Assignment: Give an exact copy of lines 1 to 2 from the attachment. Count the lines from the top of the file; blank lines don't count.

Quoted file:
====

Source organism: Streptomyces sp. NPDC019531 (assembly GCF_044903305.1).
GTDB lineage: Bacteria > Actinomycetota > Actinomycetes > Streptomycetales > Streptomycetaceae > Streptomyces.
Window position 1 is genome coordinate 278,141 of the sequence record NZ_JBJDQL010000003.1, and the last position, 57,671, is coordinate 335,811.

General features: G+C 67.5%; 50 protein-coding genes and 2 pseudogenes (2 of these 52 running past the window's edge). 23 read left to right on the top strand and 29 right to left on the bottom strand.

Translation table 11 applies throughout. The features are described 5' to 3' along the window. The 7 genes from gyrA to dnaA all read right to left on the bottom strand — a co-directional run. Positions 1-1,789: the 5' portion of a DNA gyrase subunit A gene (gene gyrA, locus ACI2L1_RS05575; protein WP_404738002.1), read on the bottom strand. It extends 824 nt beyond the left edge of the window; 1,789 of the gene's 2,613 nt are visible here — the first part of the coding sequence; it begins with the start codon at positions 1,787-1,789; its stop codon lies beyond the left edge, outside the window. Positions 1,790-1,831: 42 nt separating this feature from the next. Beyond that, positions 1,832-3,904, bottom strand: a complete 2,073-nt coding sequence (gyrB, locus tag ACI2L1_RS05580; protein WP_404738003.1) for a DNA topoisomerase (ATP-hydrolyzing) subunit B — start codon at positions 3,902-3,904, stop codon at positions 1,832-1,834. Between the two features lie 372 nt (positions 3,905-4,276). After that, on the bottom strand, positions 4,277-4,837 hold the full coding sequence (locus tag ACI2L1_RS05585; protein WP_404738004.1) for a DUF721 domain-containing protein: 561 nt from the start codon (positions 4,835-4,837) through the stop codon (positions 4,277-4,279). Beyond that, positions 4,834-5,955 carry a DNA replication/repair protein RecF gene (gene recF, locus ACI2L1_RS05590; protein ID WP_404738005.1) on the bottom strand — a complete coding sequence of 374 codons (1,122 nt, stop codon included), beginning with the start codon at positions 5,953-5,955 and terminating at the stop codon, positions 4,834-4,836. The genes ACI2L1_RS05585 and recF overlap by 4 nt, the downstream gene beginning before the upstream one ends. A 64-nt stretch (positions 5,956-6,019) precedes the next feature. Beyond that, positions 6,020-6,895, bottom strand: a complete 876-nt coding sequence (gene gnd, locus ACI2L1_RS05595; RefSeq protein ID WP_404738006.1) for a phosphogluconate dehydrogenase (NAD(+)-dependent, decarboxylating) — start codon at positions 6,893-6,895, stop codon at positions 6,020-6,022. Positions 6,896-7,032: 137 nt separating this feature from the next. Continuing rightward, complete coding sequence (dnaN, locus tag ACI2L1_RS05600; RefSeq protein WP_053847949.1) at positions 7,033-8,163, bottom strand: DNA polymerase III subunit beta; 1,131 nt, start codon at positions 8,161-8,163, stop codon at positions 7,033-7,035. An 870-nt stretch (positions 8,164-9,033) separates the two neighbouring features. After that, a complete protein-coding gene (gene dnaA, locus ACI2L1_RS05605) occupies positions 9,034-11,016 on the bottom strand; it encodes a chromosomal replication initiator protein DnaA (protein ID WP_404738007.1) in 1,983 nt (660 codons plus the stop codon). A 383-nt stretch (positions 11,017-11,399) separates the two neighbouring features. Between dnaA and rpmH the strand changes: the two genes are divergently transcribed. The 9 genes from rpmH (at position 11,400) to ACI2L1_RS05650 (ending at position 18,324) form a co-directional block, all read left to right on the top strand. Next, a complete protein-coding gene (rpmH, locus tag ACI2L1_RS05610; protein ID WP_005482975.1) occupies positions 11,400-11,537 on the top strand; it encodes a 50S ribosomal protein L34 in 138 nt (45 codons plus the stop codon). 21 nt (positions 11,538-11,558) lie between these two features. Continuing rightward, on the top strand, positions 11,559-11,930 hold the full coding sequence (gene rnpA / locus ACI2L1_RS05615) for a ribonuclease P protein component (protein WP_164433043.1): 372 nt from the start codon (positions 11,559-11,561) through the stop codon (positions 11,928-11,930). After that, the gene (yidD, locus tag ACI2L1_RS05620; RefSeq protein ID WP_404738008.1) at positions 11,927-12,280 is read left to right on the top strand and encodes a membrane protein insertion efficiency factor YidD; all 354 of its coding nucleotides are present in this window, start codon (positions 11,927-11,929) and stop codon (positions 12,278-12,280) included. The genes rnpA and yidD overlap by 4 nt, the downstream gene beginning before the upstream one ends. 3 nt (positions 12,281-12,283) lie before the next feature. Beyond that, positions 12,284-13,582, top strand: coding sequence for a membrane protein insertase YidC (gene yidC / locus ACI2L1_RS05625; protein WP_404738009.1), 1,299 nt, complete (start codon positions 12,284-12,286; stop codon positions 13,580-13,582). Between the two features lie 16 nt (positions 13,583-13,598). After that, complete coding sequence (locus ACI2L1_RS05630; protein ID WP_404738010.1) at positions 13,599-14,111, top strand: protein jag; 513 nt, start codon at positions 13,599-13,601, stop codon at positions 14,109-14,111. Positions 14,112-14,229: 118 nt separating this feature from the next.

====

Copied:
Source organism: Streptomyces sp. NPDC019531 (assembly GCF_044903305.1).
GTDB lineage: Bacteria > Actinomycetota > Actinomycetes > Streptomycetales > Streptomycetaceae > Streptomyces.